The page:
Restoring a national textile industry
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CTA. 2004. Restoring a national textile industry. Rural Radio Resource Pack 04/5. Wageningen, The Netherlands: CTA.
Permanent link to cite or share this item: https://hdl.handle.net/10568/57315
Dennis Ochwada of Kenya?s National Cotton Stakeholders? Forum describes how Kenya?s cotton and textile industry is being rebuilt.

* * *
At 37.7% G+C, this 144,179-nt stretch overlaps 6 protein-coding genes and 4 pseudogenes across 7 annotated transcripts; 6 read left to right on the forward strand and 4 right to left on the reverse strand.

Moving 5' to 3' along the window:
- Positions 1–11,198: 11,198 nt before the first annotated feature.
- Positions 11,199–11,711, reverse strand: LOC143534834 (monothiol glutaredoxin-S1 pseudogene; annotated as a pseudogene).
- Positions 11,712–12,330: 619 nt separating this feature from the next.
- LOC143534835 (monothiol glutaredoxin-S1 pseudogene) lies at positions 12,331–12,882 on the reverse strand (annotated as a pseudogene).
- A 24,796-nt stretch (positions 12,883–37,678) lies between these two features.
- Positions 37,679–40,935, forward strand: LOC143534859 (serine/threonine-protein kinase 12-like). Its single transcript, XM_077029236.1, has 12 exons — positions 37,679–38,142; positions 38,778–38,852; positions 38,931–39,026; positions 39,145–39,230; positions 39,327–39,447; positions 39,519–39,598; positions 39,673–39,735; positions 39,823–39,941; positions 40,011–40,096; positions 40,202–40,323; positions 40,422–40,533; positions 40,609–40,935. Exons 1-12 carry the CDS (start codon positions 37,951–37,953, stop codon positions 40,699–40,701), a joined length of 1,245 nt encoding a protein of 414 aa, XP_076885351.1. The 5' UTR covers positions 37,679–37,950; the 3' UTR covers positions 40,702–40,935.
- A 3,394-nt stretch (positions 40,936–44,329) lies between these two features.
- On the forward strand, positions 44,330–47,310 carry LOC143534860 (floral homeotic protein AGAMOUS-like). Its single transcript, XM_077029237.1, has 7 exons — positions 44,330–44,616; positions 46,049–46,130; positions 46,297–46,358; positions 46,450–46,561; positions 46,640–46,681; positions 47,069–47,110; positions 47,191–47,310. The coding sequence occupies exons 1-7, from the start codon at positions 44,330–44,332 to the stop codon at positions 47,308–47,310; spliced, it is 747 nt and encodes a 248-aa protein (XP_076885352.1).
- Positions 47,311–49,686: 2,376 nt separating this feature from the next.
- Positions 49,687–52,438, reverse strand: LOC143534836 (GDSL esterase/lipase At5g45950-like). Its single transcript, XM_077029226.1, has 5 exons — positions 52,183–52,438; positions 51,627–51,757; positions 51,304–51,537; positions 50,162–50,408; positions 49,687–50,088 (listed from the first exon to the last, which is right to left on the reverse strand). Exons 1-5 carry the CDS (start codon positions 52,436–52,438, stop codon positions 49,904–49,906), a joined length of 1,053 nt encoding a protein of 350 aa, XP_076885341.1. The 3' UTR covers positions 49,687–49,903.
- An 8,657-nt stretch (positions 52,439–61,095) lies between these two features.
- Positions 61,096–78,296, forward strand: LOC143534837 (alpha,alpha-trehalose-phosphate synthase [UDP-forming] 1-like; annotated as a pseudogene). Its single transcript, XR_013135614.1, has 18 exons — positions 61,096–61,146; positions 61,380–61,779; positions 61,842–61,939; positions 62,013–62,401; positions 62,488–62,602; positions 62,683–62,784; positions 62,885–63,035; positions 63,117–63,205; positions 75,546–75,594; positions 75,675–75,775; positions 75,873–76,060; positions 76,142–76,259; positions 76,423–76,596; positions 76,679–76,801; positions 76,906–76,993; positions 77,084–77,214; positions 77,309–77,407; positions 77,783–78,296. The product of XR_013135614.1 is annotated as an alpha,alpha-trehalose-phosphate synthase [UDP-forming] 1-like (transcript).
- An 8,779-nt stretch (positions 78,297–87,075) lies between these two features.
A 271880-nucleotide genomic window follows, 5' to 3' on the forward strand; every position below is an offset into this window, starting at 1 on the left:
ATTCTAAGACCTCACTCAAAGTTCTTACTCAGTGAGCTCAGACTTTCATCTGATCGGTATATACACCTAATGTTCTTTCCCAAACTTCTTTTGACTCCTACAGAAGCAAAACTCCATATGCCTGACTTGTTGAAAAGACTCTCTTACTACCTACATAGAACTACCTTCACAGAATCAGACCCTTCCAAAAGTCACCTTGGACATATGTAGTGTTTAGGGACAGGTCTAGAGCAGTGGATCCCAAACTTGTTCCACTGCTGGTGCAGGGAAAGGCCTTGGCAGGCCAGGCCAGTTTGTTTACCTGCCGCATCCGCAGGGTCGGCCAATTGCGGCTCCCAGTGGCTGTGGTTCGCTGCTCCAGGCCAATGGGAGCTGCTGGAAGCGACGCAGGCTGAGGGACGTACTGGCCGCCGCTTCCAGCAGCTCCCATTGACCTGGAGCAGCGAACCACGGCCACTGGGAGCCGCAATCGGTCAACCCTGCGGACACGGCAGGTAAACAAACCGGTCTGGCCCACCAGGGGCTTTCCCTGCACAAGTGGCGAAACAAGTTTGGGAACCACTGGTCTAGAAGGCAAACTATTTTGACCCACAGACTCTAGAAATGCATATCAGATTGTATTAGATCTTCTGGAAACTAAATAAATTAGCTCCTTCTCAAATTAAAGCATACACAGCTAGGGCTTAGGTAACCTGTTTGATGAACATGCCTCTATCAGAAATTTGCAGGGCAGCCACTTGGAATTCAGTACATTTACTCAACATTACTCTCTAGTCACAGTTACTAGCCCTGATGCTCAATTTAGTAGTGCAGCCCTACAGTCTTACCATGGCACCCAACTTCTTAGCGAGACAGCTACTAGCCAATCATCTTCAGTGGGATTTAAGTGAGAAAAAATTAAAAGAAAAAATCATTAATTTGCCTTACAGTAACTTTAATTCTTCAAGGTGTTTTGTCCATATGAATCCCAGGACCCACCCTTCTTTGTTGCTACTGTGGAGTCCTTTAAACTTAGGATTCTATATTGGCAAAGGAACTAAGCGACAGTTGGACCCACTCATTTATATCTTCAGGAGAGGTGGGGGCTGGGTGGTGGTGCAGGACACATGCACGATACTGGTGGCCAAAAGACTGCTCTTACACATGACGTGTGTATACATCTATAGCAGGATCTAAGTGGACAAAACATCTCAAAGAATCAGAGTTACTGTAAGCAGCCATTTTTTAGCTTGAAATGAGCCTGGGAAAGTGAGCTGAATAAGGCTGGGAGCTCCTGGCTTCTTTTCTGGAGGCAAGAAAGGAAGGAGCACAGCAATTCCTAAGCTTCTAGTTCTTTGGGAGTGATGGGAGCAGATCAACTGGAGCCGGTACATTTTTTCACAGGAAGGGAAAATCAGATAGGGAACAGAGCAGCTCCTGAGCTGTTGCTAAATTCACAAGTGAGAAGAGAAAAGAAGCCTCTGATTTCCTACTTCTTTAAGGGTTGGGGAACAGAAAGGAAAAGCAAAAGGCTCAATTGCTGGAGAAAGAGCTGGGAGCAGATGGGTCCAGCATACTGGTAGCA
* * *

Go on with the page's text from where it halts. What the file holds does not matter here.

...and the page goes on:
Restoring a national textile industry Cue: In the last twenty years, approximately four out of every five textile manufacturers in Kenya has closed down. And among Kenya?s farmers, the decline in cotton production has been equally severe. But what are the reasons for this collapse in the cotton industry, and can anything be done about it? In fact, the reasons are many, and much is already being done. As a start, the Kenyan government has carried out in depth studies that have revealed weaknesses in every part of the cotton chain, from poor quality cotton seed, to unfair competition in world markets. Now, an organisation called the National Cotton Stakeholders? Forum has begun to work on the solutions. The Forum is organising activities at many different levels, to address problems throughout the industry. This has meant working with farmers, processors, marketing agents and crop scientists, and trying to establish links between them that will benefit all whose lives and livelihoods are somehow tied to cotton. Dennis Ochwada is the secretary of the Forum, as well as being Chairman of the Kenya Cotton Growers Association. He spoke to Eric Kadenge about the problems that face Kenya?s cotton industry, and how they are now being addressed. IN: ?In the mid 1980s there? OUT: ? we are seriously working on it.? DUR?N 5?24? BACK ANNOUNCEMENT: Dennis Ochwada of Kenya?s National Cotton Stakeholders? Forum was talking to Eric Kadenge. Transcript Ochwada In the mid 1980s there were about 51 textile industries in Kenya. As a result of the adverse situation of the cotton textile sector a lot of them closed down. At the moment we are having about seven functioning textile industries and most of them are still operating very much under-capacity because of lack of raw material, poor state of equipment, and lack of finance for reinvestment. Kadenge At least there is good news now that measures are underway to try and revive this industry. What are those measures? Ochwada First, stakeholders have come together and they have realised the importance of cotton. By stakeholders I mean farmers, I mean those who own the processing industry both primary and secondary, I mean the manufacturers of textiles, I mean the actual manufacturers of apparels, all the way down to the mama cherehani at the local duka in the village. They have come together and they have formed the National Cotton Stakeholders? Forum. They have looked at the local cotton textile chain from bottom to top and back and have realised where these weaknesses are. We have also gone out and looked at the possibilities of producing seed because we really don't have good quality seed from which our farmers can benefit right now. We have also looked at the market situation and the main problem here was that farmers really didn't know who to sell it to. Anybody could come along and cheat a farmer, take his cotton and that is the end of the story. On the other hand the processor also who wanted cotton did not know where to find the farmer. So we have created a linkage between the producers and their market as a means of stabilising the whole situation in order for it then now to start regenerating. Kadenge Cotton being a cash crop is also a crop that can be exported internationally. How is the playing field when in comes to the international market? Ochwada We have been saying that we Kenyan producers are efficient producers of cotton; we are competitive at the production level. Unfortunately some people, mainly in the west, are not competitive but they have resources to keep an uncompetitive sector going through subsidies. Now this is illogical. They should do what they do best and they should allow us to do what we do best. At the international level in terms of quality our cotton is good. In terms of price our cotton is good. The only problem is when you introduce subsidies by western countries then we become unable to compete. Kadenge And is there anything that you can do then to meet that challenge? Ochwada We are continuing to lobby for the removal of those subsidies while at the same time improving our own efficiency in production so that we continue to be competitive. Kadenge Now I do realise that cotton is one crop that requires a lot of chemical input and this can have an impact on the final cost of production for the farmer. Is this something that you are trying to address? Ochwada Yes. First of all let me say that the cost of chemicals and pesticides take anything between 31%-37% of the cost of production. So you can see they are quite significant. Any way we can find of mitigating that cost is of benefit to the farmer. Now what is happening is that while we are trying to get to the farmer better techniques of managing his crop so that his use of chemicals and pesticides goes down, we are also looking at alternatives like organic cotton. Those are varieties which have a special attraction in that their use of chemical is virtually negligible. They command a niche market which fetches a better price in the rich north. But we are also trying to look at what causes the chemicals to be so expensive because chemicals are also expensive. Kadenge Now all said and done would you tell a farmer that cotton is a good business to get into and why? Ochwada Well cotton is a good business to get into because it?s a hardy crop, it's drought resistant and it grows in those areas where not many other cash crops grow. So it is something that I would tell farmers to do. First of all from the individual household level they can get money. In terms of the national economy, its extensive coverage is good for the economy. We are estimating that a fully revived cotton industry in this country would create the 500,000 jobs that have been talked about all over the place. Kadenge And in terms of the future, when do you see a fully revived cotton industry coming into play? Ochwada I would like to see it tomorrow. Unfortunately it doesn't quite work that way. There are certain things which have got time implications which we cannot avoid. One, the development of the pure seed. Surely you are not going to have a re-established and fully functional cotton sector if you don't have a pure seed. This we estimate will take about three to four years. That will go with other strategies such as the training of the farmers, the rehabilitation of our processing industry and the development of the marketing structures. That will take about three to four years if we are seriously working on it and we think we are seriously working on it. End of track.